See the rest of Caldwell's response.


Had Dole held his base inside the Finkelstein box and reached outside the box to win the pro-life states just mentioned, he would have reversed Clinton's landslide, taking the White House with 315 electoral votes to Clinton's 123.

The bottom line: a Republican middle-America coalition -- the South in combination with the northern Midwest -- equals a presidential victory over a Democratic Party confined to the Pacific littoral and the liberal northeast. The box Finkelstein has drawn for the conservative party realigns itself into a solid block of territory that runs almost coast-to-coast, leaving the liberal party with the "peculiar periphery" -- Ted Kennedy's backyard and those nether regions of the West Coast not represented by right-wing congressman like Duncan Hunter and John Doolittle. The real questions that need to be answered to understand the Republican failure are these: Why was Clinton able to hold the Democratic base while reaching into Republican geographical territory? And, conversely, why was Dole not able to hold the Republican base, or win significant states in Democratic territory?

From Clinton's perspective it helped that both Clinton himself and his running mate were southerners. Beyond that, the Clinton-Dick Morris strategy of moving the Democratic Party to the right to capture votes worked. And, rather than highlight differences with Clinton on social issues like abortion and gay rights that might have won Dole the votes of more southern Christians and northern Reagan Democrats, Dole downplayed those differences. Rather than oppose Clinton on internationalist initiatives like the World Trade Organization -- an issue that unites southern Christians, northern Catholics and Perotistas -- Dole participated in a lame duck session of a Democratic Congress to make sure the WTO was approved.

What about the Hispanic vote? Well, Hispanics, like many Reagan Democrats in the industrial Midwest, are largely Catholic, and are conservative on social and cultural issues. A Republican candidate who looks and sounds like Wall Street's favorite son and refuses to differentiate himself from the Democratic candidate on moral issues such as abortion and gay rights is not going to have much luck moving Democratic Hispanics into the GOP column. The very issues that make the GOP attractive to southern Christians would also make it attractive to Hispanic Catholics.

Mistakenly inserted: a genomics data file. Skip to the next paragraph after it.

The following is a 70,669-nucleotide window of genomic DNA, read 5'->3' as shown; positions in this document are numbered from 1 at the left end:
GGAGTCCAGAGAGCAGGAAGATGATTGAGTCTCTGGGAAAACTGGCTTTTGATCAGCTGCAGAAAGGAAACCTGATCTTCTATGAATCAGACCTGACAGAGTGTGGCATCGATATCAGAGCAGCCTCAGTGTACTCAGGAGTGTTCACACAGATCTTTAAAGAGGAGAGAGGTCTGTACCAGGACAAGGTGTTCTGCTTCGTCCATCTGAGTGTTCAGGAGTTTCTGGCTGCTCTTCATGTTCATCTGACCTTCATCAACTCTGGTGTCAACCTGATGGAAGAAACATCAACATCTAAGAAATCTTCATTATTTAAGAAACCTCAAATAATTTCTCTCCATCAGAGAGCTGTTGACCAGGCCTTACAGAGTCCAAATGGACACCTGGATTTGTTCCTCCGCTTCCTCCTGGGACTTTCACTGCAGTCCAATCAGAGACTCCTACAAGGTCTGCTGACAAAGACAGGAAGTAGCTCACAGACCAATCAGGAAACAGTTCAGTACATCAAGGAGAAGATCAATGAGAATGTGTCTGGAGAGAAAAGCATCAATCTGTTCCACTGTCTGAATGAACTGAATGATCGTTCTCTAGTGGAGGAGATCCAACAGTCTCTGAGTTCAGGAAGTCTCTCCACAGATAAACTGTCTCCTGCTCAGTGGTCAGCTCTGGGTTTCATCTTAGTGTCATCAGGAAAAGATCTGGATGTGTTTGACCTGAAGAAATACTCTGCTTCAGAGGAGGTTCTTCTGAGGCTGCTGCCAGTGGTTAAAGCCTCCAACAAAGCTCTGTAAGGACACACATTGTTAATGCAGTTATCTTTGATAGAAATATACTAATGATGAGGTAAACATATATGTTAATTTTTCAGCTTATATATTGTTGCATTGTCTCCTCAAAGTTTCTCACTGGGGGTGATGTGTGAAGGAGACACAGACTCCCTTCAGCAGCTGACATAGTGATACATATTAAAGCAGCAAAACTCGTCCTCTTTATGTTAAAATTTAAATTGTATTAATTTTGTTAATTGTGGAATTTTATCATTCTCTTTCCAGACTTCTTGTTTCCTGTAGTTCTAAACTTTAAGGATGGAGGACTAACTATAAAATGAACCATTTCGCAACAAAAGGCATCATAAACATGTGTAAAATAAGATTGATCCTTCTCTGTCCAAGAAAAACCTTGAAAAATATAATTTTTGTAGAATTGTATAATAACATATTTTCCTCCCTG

As for the question on James Dobson: first, he doesn't "claim" a huge following -- he has a huge following. His organization controls a mailing list of 2.5 million names, the biggest in conservative circles, political or apolitical. He moderates a thirty-minute daily radio show that is broadcast on more than 1700 stations. That's about three times as many stations as broadcast Rush Limbaugh, who also has a huge following. Second, Dobson's "following" is not "susceptible." From my experience in dealing with them, they are highly intelligent, highly educated consumers of both cultural and political information. What they have in common with one another is an internalized Christian morality -- which, by nature, would tend to lead them to common political conclusions. Third, Dobson is not in the "southern morals business." He comes from Los Angeles and is headquartered in Colorado Springs, Colorado. Like me he is a product of the cosmopolitan West.

For years Republican political leaders have courted Dobson because they recognized his potential political clout. But he scrupulously stayed out of practical politics. Republican activists around the country can tell you, however, that Christians who listen to Dobson's radio show and read the letters he sends out from his organization, Focus on the Family, tend also to be people who get actively involved in grass-roots Republican politics.


Stanley B. Greenberg responds:
"The Republicans no longer speak alone on the values issues. Democrats are now competing for this ground and speak comfortably about values and pressures on the family. And many social conservatives, even in the South, are uncomfortable with the strident politicized religiosity of the Republicans' new-found friends."

See the rest of Greenberg's response.